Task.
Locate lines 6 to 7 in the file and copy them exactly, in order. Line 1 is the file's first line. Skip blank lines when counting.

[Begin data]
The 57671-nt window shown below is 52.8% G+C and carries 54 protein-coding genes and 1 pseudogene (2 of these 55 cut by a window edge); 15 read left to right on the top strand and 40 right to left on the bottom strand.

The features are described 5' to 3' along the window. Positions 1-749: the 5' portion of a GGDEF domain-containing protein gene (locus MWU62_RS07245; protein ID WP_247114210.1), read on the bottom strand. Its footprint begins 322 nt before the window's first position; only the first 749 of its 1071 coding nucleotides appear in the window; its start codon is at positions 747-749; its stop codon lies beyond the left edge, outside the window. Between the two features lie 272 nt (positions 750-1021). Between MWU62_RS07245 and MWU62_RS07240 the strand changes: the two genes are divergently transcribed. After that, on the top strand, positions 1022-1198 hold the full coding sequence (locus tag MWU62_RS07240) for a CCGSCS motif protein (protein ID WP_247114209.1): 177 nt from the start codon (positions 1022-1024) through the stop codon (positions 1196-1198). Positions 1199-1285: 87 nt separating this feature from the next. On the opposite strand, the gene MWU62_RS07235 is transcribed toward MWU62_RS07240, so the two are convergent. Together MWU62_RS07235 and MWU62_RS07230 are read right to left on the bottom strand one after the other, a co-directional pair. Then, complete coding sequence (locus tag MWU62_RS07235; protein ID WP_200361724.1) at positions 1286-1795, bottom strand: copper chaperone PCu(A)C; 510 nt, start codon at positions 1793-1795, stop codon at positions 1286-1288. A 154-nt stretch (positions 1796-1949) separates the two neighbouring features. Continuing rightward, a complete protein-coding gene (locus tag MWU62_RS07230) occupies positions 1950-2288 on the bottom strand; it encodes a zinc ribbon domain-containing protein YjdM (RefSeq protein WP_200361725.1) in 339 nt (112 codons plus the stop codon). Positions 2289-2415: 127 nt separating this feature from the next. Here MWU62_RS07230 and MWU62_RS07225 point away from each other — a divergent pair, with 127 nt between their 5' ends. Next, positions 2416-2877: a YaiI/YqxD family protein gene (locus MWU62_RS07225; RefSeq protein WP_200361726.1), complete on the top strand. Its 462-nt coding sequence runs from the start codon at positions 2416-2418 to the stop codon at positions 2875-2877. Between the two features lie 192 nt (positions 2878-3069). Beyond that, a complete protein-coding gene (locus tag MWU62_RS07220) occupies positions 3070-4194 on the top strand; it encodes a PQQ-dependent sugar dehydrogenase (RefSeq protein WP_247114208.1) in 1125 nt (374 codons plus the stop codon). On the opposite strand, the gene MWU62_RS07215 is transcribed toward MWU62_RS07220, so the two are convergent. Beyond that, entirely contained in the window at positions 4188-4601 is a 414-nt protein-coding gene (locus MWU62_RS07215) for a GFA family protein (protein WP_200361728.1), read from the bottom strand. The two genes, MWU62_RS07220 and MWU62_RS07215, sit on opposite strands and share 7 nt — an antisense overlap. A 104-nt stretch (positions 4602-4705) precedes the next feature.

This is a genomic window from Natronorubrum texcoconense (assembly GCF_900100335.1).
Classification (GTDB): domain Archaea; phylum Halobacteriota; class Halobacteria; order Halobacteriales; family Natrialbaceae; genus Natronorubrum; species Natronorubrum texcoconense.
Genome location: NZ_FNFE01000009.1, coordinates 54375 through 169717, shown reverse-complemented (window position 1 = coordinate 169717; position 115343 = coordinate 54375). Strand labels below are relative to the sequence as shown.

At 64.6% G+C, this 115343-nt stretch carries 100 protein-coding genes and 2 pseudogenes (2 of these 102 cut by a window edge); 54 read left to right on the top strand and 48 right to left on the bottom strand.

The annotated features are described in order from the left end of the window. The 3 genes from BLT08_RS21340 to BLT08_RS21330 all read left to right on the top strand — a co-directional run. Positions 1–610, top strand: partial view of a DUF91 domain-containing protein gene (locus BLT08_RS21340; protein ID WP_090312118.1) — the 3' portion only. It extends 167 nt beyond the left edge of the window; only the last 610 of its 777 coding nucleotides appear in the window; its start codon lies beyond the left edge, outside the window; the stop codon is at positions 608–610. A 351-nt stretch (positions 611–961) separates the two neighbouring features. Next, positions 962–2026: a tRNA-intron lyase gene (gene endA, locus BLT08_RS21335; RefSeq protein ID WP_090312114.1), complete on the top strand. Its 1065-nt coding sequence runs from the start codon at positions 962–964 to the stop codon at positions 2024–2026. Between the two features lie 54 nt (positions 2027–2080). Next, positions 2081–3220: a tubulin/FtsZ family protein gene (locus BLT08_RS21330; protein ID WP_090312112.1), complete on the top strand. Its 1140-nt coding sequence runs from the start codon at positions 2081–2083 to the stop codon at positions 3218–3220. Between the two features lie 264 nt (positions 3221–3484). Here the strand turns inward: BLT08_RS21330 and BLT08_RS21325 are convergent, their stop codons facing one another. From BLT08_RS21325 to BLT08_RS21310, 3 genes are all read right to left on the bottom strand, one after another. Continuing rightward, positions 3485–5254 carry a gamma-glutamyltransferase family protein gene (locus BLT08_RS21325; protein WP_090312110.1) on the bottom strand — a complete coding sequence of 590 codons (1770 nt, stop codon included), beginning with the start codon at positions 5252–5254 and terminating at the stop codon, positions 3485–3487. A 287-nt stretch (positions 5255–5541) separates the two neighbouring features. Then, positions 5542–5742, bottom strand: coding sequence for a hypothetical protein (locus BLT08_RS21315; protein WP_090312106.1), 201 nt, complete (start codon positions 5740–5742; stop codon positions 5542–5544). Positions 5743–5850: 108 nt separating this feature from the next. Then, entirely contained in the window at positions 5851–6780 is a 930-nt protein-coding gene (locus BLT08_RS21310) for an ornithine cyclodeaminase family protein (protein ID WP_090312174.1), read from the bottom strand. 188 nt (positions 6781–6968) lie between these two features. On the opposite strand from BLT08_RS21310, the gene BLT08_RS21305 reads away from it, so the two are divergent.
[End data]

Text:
At 64.6% G+C, this 115343-nt stretch carries 100 protein-coding genes and 2 pseudogenes (2 of these 102 cut by a window edge); 54 read left to right on the top strand and 48 right to left on the bottom strand.

The annotated features are described in order from the left end of the window. The 3 genes from BLT08_RS21340 to BLT08_RS21330 all read left to right on the top strand — a co-directional run. Positions 1–610, top strand: partial view of a DUF91 domain-containing protein gene (locus BLT08_RS21340; protein ID WP_090312118.1) — the 3' portion only. It extends 167 nt beyond the left edge of the window; only the last 610 of its 777 coding nucleotides appear in the window; its start codon lies beyond the left edge, outside the window; the stop codon is at positions 608–610. A 351-nt stretch (positions 611–961) separates the two neighbouring features. Next, positions 962–2026: a tRNA-intron lyase gene (gene endA, locus BLT08_RS21335; RefSeq protein ID WP_090312114.1), complete on the top strand. Its 1065-nt coding sequence runs from the start codon at positions 962–964 to the stop codon at positions 2024–2026. Between the two features lie 54 nt (positions 2027–2080). Next, positions 2081–3220: a tubulin/FtsZ family protein gene (locus BLT08_RS21330; protein ID WP_090312112.1), complete on the top strand. Its 1140-nt coding sequence runs from the start codon at positions 2081–2083 to the stop codon at positions 3218–3220. Between the two features lie 264 nt (positions 3221–3484). Here the strand turns inward: BLT08_RS21330 and BLT08_RS21325 are convergent, their stop codons facing one another. From BLT08_RS21325 to BLT08_RS21310, 3 genes are all read right to left on the bottom strand, one after another. Continuing rightward, positions 3485–5254 carry a gamma-glutamyltransferase family protein gene (locus BLT08_RS21325; protein WP_090312110.1) on the bottom strand — a complete coding sequence of 590 codons (1770 nt, stop codon included), beginning with the start codon at positions 5252–5254 and terminating at the stop codon, positions 3485–3487. A 287-nt stretch (positions 5255–5541) separates the two neighbouring features. Then, positions 5542–5742, bottom strand: coding sequence for a hypothetical protein (locus BLT08_RS21315; protein WP_090312106.1), 201 nt, complete (start codon positions 5740–5742; stop codon positions 5542–5544). Positions 5743–5850: 108 nt separating this feature from the next. Then, entirely contained in the window at positions 5851–6780 is a 930-nt protein-coding gene (locus BLT08_RS21310) for an ornithine cyclodeaminase family protein (protein ID WP_090312174.1), read from the bottom strand. 188 nt (positions 6781–6968) lie between these two features. On the opposite strand from BLT08_RS21310, the gene BLT08_RS21305 reads away from it, so the two are divergent.